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How To Install Linux, Nginx, MySQL, and PHP (LEMP) stack on Ubuntu 14.04

How To Install Linux, Nginx, MySQL, PHP (LEMP) stack on Ubuntu 14.04
How To Install Linux, Nginx, MySQL, PHP (LEMP) stack on Ubuntu 14.04


The LEMP software stack is a group of softwares which are used for serving dynamic web pages and web applications. LEMP is an acronym which describes a Linux operating system, along with a Nginx web server. MySQL stores the backend data, then PHP handles the dynamic processing.
In this tutorial we will teach you how to install an LEMP stack for your Ubuntu 14.04 server. Ubuntu already takes care of the first requirement, we will explain how you can get the other components up and running.


Before starting with this guide, you will need to have a non-root user account on your server with sudo privileges.
After your account is available, enter into the server using that username and you should then be ready to start following the steps below.

1. Install the Nginx Web Server

To be able to present web pages to your site visitors, you must employ Nginx, a modern and efficient web server.
Every software we are going to be getting for this process will come directly from Ubuntu’s default package repositories; this means we may use the apt package management suite for completing the installation.
As this is our first time using apt for this session, we will begin by updating our local package index. Afterwards, we can install the server.

sudo apt-get update
sudo apt-get install nginx

When in Ubuntu 14.04, Nginx is defaultly configured to begin running after installation.
You can test if the server is up and running by using your server’s domain name or public IP address in your chosen web browser.
If you haven’t got a domain name for your server yet, or if you have no knowledge of your server’s public IP address, then you can find it by entering one of the following into your terminal.

ip addr show eth0 | grep inet | awk '{ print $2; }' | sed 's/\/.*$//'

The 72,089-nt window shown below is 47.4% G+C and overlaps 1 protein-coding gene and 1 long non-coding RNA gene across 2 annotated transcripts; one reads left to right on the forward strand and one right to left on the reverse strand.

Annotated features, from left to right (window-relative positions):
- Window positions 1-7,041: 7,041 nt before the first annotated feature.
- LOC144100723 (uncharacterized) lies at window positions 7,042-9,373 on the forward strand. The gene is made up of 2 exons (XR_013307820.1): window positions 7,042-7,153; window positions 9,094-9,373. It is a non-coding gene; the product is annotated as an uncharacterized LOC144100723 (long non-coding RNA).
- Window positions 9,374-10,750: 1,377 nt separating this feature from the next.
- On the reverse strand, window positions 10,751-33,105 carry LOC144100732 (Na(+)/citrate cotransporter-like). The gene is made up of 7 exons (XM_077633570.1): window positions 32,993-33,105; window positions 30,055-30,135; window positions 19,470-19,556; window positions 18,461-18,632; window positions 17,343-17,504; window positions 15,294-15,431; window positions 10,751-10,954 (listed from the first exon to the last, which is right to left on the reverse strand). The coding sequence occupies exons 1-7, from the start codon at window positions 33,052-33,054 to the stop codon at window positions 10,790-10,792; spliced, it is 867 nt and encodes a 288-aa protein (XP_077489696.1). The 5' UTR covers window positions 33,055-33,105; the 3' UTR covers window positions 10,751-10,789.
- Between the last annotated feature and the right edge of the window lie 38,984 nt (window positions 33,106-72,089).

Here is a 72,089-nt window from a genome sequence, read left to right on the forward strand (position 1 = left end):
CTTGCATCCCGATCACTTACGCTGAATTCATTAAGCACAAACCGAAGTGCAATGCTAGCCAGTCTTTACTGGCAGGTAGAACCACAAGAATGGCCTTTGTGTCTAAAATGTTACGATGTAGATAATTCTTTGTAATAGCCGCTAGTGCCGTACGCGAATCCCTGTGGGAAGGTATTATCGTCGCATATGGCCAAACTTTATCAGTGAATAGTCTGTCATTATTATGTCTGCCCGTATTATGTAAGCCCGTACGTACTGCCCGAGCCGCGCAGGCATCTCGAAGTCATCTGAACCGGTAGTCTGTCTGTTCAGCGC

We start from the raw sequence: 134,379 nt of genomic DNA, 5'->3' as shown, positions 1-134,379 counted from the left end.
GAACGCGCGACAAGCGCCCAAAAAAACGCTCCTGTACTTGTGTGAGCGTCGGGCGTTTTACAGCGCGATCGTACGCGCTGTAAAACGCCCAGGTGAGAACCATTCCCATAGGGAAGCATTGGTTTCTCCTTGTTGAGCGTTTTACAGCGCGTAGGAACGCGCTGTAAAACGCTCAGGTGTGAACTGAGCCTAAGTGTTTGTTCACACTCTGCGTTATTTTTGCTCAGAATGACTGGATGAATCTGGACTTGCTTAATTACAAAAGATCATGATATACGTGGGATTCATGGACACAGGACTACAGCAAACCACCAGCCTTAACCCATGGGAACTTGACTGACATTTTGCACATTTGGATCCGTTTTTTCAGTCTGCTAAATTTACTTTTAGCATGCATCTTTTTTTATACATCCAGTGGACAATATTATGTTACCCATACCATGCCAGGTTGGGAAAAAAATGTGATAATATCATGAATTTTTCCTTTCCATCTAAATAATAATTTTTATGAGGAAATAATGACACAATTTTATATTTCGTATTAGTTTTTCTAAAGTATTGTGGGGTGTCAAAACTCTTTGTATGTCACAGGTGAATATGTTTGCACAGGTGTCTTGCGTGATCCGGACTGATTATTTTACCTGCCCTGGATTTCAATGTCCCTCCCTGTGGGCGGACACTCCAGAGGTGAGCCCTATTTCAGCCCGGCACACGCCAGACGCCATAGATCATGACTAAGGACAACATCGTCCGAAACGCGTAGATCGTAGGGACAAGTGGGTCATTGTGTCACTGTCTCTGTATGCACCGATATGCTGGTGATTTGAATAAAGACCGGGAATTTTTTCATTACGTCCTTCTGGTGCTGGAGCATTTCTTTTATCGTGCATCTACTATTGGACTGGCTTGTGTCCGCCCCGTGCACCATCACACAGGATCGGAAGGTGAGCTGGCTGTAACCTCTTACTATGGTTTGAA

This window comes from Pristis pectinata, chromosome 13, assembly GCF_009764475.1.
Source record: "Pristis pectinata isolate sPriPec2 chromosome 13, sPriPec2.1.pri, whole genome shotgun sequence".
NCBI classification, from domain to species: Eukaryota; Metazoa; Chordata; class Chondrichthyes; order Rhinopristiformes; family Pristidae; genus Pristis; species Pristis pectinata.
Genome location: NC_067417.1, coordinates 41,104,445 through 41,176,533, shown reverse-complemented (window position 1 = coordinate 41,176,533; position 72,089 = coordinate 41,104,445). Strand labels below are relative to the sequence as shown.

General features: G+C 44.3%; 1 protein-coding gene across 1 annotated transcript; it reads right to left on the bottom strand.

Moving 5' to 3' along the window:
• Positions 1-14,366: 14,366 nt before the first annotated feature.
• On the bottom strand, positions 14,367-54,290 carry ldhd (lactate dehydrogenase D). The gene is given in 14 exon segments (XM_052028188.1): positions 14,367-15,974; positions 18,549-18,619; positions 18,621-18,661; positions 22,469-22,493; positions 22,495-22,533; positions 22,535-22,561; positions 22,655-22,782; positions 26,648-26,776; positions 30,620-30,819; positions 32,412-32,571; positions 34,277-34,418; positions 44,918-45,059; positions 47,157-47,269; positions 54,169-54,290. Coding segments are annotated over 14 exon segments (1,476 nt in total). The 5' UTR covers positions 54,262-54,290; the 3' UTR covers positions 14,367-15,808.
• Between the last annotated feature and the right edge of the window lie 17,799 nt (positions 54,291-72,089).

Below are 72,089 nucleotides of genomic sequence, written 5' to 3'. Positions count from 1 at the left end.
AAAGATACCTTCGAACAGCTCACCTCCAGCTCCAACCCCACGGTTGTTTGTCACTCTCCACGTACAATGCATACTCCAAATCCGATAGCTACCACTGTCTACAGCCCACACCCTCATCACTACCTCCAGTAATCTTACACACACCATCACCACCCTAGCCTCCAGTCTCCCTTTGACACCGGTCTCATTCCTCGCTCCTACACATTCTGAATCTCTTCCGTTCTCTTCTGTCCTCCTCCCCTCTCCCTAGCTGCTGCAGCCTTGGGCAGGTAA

Or you can try entering:
curl http://icanhazip.com

Use one of the lines that you’ve received in your web browser and it will take you to Nginx’s default landing page.
The message ‘Welcome to nginx!’ means you have installed nginx successfully.

2. Install MySQL to Manage Site Data

After we’ve acquired a web server, we have to install MySQL, a database management system, for storing and managing the data on our site.
You could install this by simply entering the following command:

sudo apt-get install mysql-server

You are going to be prompted to enter a root (administrative) password for use inside the MySQL system.
Now, the MySQL database should be installed, however, note that the configuration is not ready yet.
To begin, tell MySQL to generate the directory structure it requires to store its databases and information. This is done by entering the following.

sudo mysql_install_db

Afterwards, run a simple security script which will ask you to edit certain insecure defaults.
Start the script by entering the below.

sudo mysql_secure_installation

You will have to type the MySQL root password that you’ve chosen while installing.
It should now ask if you would like to change that password. If you are satisfied with your MySQL root password, enter ’N’ for no and then hit ‘ENTER’.
Afterwards, you should be prompted to delete some test users and databases. Hit ‘ENTER’ through those prompts to delete the unsafe default settings.
After the script has been run, MySQL is prepared to go.

3. Install PHP for Processing

Now that Nginx is installed, it can now start serving your pages. MySQL is also installed so it can store and manage your data. However, we still require something to connect those two pieces and also to generate dynamic content. You can use PHP for this.
As Nginx does not have any native PHP processing like certain web servers, you will have to instal ‘php5-fpm’ which stands for ‘fastCGI process manager’. You need to tell Nginx to pass PHP requests to this software for processing.
You can install this module and also grab an extra helper package which will allow PHP to communicate with your database backend.
This installation should pull in the needed PHP core files. Do this by entering the following command.

sudo apt-get install php5-fpm php5-mysql

Configure the PHP Processor

Now that the PHP components are installed, you still have to make a slight configuration change for making your setup more secure.